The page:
# AC Signals - Radians and Degrees? Why do we use both?

1. Oct 26, 2015

### tomizzo

Why exactly do electrical engineers represent sinusoidal signals with the frequency in terms of radians/sec but phase shift in terms of degrees? Why don't we represent the phase shift in radians?

I'm curious where/why this convention originated.

2. Oct 26, 2015

### BvU

Most EE I know use Hertz, not radians/sec to represent frequencies ....

3. Oct 26, 2015

### phinds

I'm curious to know where you got this idea since I agree w/ BvU that EE's use HZ. In fact, in my 50 years as an EE I can't remember anyone using radians/sec for frequency and if anyone had, I would really have had to scratch my head to figure out what he was talking about.

EDIT: I should add that I'm talking about in conversation. In some calculations, radians/sec might be used but it would be odd to express a final result, in conversation, with those units.

Last edited: Oct 26, 2015
4. Oct 26, 2015

### sophiecentaur

Using Hz is fine for general chat about frequency but, once you get into Oscillations and Calculus, you will get into a real muddle with 2π turning up every time you integrate or differential. Angular frequency (ω) makes life so much easier.
V=V0cos(ωt -kx) is much easier to manipulate than
V=V0cos(2πft - kx)
If you don't like the Maths then fair enough but twenty million flies can't be wrong.

5. Oct 26, 2015

### BvU

Flies ?

6. Oct 26, 2015

### donpacino

its a scalar. You can do the math any way you'd like and it wont make much of a difference, just 2 extra presses of the keyboard.

At the end of the day, when people review your findings, most would prefer it in Hz.
If you present the data in rad/s and they can't understand it, they probably should be reviewing your findings anyways.

7. Oct 26, 2015

### Staff: Mentor

We use radians/second for angular frequency. For example, 60 hertz is 377 radians per second.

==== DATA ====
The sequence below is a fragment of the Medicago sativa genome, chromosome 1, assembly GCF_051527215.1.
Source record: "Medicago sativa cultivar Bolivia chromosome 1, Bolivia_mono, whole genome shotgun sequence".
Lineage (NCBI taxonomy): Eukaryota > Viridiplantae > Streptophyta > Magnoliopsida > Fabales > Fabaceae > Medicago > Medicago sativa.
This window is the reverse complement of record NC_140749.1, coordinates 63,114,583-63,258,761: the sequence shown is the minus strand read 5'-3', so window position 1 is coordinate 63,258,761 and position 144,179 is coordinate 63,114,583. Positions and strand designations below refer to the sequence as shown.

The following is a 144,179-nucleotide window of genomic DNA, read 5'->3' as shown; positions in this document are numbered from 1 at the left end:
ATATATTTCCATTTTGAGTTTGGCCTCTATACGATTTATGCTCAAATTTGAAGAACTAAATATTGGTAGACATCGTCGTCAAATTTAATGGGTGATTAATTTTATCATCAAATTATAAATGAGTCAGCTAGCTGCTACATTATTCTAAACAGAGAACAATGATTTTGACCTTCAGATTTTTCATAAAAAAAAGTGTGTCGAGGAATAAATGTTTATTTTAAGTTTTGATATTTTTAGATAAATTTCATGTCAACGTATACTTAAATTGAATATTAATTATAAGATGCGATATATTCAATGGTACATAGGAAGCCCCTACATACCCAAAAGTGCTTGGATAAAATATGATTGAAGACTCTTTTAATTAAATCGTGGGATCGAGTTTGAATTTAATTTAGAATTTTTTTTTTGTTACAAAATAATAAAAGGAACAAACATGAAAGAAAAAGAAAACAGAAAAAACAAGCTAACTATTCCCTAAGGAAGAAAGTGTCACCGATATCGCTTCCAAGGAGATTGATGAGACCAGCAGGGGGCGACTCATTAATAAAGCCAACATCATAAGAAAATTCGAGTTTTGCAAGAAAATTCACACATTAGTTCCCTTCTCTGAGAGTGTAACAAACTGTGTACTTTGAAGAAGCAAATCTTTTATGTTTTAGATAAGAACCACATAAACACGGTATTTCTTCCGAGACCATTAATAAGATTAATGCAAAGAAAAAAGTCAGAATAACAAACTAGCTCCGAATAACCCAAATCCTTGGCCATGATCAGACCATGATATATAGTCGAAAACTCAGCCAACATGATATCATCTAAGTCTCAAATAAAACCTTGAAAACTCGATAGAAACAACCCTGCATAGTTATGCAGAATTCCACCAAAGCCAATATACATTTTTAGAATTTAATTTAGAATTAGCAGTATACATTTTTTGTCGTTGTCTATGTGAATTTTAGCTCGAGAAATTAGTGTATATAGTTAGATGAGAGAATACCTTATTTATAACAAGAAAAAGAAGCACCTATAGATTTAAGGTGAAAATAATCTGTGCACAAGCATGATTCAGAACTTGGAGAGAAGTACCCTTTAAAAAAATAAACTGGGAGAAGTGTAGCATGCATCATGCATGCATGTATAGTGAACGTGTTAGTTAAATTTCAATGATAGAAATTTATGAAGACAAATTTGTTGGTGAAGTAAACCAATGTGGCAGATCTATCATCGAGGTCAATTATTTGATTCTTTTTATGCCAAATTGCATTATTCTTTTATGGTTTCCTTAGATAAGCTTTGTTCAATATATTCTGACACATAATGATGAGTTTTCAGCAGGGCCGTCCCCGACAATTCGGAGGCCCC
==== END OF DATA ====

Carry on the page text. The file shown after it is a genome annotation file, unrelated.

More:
When doing simulations or solving integrals, if we want the result of an integral to be in units of radians, then the integrand (frequency difference) is best expressed in radians per second. Of course you can always integrate frequency differences in hertz. The result will be expressed in fractions of a cycle, which could then be converted to radians. Same math, just awkward experessions.

8. Oct 26, 2015

### sophiecentaur

"Eat poo - twenty million flies can't be wrong" (Ancient philosopher)

9. Oct 26, 2015

### sophiecentaur

Yep.

10. Oct 30, 2015

In my opinion, since w*t it is an angle[radians] w=rad/sec it is not a “frequency” but an “angular velocity”.

However ,I think, we are speaking about frequency ["f"] from the expression 2*pi*f and “f” will

stay here Hz [or cycle/sec].

The phase angle shifting is connected with connection shifting symbol representing an hour on a 12 hours clock.

Here for each 30 degrees one has to add an hour. It will be inconvenient to use here radians -in my opinion.

11. Oct 30, 2015

### LvW

The angular frequency is w=2*Pi*f - and there are some people using the unit Hertz for this expression. However, this is WRONG.
The frequency f is given in Hz and the angular frequency w must be given in rad/s.
And there any many good reasons for using w rather than f.
For example, what is the impedance of a capacitor? Right - it is 1/wC.

12. Oct 30, 2015

### sophiecentaur